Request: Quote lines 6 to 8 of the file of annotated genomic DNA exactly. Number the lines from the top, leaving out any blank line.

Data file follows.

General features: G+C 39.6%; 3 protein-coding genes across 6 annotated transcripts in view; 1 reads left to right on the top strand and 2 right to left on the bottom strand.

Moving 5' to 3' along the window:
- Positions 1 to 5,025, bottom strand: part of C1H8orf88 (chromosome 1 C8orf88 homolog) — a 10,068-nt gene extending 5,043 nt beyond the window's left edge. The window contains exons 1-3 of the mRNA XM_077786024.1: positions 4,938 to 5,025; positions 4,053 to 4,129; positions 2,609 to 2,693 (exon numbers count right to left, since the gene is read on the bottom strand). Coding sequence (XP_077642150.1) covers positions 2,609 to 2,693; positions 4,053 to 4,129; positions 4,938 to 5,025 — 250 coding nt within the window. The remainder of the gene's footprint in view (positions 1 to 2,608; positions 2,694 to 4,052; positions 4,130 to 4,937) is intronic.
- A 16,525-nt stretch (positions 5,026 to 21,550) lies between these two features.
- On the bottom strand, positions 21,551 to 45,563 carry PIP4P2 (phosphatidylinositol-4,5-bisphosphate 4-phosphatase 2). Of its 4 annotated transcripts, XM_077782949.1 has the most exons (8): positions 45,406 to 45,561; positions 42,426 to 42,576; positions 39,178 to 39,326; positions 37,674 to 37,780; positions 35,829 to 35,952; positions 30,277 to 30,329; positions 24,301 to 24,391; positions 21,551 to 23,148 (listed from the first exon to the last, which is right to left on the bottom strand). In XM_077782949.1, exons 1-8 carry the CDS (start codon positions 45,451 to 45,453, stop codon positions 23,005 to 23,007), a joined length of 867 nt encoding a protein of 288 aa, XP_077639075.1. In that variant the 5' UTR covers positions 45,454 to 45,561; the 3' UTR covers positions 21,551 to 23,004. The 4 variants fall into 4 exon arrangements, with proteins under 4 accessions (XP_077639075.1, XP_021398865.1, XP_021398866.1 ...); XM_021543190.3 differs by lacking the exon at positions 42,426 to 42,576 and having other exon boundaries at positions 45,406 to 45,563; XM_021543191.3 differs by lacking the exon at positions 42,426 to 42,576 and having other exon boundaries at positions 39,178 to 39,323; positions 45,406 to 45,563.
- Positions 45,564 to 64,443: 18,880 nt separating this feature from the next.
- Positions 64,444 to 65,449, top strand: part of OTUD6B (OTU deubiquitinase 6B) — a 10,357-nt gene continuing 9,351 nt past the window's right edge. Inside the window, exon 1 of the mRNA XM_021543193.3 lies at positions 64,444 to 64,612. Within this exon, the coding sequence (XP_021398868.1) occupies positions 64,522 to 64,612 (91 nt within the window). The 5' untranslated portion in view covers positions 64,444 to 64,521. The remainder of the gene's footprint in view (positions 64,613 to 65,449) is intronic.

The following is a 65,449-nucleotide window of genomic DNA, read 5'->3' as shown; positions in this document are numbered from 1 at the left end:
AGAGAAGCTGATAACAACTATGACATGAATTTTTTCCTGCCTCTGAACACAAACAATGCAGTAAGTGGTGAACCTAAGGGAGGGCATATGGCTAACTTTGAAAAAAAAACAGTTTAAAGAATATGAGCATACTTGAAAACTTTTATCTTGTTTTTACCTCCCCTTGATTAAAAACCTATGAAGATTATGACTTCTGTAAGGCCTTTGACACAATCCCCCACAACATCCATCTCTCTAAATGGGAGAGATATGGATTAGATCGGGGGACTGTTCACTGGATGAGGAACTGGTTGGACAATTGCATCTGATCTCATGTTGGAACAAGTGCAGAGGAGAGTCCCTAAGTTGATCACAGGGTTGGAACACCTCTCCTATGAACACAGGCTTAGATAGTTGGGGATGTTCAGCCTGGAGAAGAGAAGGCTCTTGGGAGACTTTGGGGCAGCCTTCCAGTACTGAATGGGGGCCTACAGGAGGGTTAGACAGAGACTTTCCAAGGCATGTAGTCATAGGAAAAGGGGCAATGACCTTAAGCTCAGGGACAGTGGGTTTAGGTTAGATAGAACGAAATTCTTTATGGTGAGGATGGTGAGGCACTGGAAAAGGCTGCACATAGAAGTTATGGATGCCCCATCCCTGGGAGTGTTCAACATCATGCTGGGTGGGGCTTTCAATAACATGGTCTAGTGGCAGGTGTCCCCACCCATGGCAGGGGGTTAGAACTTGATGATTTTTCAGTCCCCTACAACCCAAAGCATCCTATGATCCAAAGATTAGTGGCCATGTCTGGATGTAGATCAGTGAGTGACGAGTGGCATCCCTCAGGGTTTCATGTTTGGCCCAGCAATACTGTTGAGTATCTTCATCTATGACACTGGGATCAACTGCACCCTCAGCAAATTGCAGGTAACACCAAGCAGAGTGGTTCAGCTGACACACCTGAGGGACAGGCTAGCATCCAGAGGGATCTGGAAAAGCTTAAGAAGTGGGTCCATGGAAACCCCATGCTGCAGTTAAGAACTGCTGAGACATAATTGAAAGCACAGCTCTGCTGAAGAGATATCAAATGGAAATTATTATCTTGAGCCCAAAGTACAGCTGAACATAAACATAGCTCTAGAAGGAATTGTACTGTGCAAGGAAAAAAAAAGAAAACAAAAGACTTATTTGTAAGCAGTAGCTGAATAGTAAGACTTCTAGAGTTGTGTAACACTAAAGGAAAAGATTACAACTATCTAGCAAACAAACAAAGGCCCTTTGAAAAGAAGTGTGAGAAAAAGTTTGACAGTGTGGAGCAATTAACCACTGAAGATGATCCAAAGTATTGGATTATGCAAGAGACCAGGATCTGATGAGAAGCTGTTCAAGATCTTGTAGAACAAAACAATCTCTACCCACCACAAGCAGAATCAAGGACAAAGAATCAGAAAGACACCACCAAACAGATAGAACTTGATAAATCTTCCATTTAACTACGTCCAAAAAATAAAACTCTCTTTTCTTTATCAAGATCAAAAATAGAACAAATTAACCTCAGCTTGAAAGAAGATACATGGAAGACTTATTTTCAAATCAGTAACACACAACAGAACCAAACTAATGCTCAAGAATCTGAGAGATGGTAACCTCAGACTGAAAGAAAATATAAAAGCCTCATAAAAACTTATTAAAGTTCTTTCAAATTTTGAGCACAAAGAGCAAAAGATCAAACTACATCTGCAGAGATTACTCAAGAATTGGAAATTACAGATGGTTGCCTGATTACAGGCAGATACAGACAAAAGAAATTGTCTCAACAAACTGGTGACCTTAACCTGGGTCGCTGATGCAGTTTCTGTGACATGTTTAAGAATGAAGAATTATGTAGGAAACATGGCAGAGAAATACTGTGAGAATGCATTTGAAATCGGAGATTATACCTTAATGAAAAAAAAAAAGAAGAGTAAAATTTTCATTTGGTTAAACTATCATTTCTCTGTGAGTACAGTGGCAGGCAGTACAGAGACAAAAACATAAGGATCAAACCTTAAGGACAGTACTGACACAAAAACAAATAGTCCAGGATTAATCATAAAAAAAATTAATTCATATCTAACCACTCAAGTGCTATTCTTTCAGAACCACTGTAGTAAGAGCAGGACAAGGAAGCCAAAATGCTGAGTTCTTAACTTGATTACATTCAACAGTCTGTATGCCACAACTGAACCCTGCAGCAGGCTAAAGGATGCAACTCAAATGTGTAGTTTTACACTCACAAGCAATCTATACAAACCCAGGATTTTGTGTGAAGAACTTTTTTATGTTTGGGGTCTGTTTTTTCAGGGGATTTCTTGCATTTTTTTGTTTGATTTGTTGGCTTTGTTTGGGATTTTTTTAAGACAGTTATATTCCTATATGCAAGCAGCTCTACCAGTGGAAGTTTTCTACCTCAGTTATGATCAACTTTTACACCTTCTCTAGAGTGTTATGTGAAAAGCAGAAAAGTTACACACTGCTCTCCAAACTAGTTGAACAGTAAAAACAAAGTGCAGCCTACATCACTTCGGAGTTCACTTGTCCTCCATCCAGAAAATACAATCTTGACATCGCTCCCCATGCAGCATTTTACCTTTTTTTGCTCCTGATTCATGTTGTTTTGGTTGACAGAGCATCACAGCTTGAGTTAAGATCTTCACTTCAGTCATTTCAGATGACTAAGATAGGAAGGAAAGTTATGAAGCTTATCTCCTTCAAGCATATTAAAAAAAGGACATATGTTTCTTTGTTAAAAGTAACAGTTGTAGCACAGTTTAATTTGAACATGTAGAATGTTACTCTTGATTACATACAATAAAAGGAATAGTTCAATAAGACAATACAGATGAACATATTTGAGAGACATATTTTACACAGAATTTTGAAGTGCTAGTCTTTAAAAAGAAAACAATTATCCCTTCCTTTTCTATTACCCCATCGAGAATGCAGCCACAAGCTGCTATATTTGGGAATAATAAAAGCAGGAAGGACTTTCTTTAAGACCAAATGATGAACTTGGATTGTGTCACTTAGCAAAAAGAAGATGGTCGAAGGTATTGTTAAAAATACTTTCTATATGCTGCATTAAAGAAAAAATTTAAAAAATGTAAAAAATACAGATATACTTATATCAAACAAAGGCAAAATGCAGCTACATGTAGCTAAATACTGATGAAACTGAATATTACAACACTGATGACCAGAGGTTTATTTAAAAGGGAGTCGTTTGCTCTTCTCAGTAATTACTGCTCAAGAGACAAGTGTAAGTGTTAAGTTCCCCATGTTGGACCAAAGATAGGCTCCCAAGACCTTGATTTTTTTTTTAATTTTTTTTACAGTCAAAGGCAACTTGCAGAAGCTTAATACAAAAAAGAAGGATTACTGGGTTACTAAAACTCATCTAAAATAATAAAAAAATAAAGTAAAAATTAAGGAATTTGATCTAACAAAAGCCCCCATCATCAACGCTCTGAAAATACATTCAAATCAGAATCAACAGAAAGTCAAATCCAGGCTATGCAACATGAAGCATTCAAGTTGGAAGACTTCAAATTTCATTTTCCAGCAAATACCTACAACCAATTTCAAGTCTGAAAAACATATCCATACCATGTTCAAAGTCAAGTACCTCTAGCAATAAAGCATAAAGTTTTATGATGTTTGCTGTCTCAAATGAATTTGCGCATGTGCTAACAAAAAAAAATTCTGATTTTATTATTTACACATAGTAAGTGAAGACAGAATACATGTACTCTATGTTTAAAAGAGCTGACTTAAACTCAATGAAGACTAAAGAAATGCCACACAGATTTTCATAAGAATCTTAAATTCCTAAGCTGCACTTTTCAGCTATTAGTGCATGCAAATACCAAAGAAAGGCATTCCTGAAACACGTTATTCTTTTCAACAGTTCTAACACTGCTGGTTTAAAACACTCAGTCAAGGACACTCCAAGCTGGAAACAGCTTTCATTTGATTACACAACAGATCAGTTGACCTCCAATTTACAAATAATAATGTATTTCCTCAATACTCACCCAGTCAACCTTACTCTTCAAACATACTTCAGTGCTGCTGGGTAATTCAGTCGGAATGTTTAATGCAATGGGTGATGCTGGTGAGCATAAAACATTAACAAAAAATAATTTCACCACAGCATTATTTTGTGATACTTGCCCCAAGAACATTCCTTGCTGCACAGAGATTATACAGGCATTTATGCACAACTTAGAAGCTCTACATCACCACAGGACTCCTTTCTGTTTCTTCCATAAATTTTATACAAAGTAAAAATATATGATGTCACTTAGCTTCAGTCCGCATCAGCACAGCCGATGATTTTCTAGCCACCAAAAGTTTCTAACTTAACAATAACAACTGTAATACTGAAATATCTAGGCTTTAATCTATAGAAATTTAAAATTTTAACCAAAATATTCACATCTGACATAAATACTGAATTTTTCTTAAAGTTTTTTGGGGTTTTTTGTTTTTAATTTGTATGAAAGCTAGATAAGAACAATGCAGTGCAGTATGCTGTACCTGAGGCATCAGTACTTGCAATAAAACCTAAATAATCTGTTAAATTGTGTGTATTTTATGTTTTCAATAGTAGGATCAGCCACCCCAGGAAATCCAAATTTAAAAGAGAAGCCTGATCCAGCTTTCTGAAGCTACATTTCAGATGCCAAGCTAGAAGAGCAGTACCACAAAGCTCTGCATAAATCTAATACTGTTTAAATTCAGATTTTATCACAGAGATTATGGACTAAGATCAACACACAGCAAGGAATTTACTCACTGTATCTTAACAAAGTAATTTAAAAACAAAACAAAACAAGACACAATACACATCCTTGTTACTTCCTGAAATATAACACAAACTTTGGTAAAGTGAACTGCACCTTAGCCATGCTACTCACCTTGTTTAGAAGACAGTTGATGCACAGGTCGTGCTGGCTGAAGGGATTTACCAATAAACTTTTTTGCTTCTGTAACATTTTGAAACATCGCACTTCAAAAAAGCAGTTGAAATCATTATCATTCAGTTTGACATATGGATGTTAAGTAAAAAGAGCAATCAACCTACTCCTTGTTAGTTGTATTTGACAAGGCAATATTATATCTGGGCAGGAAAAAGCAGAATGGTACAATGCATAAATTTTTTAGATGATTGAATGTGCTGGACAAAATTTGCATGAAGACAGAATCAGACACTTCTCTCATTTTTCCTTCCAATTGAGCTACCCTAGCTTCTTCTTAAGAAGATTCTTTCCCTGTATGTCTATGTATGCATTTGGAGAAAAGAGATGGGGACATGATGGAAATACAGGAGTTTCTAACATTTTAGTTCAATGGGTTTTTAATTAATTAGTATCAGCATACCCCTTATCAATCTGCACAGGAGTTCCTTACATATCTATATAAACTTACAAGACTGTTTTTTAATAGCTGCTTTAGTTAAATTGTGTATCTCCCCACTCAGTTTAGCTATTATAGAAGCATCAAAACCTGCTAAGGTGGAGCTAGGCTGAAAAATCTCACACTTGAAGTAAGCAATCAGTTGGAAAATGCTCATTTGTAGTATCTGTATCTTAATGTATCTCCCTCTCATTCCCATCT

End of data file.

- Positions 45,564 to 64,443: 18,880 nt separating this feature from the next.
- Positions 64,444 to 65,449, top strand: part of OTUD6B (OTU deubiquitinase 6B) — a 10,357-nt gene continuing 9,351 nt past the window's right edge. Inside the window, exon 1 of the mRNA XM_021543193.3 lies at positions 64,444 to 64,612. Within this exon, the coding sequence (XP_021398868.1) occupies positions 64,522 to 64,612 (91 nt within the window). The 5' untranslated portion in view covers positions 64,444 to 64,521. The remainder of the gene's footprint in view (positions 64,613 to 65,449) is intronic.

The following is a 65,449-nucleotide window of genomic DNA, read 5'->3' as shown; positions in this document are numbered from 1 at the left end: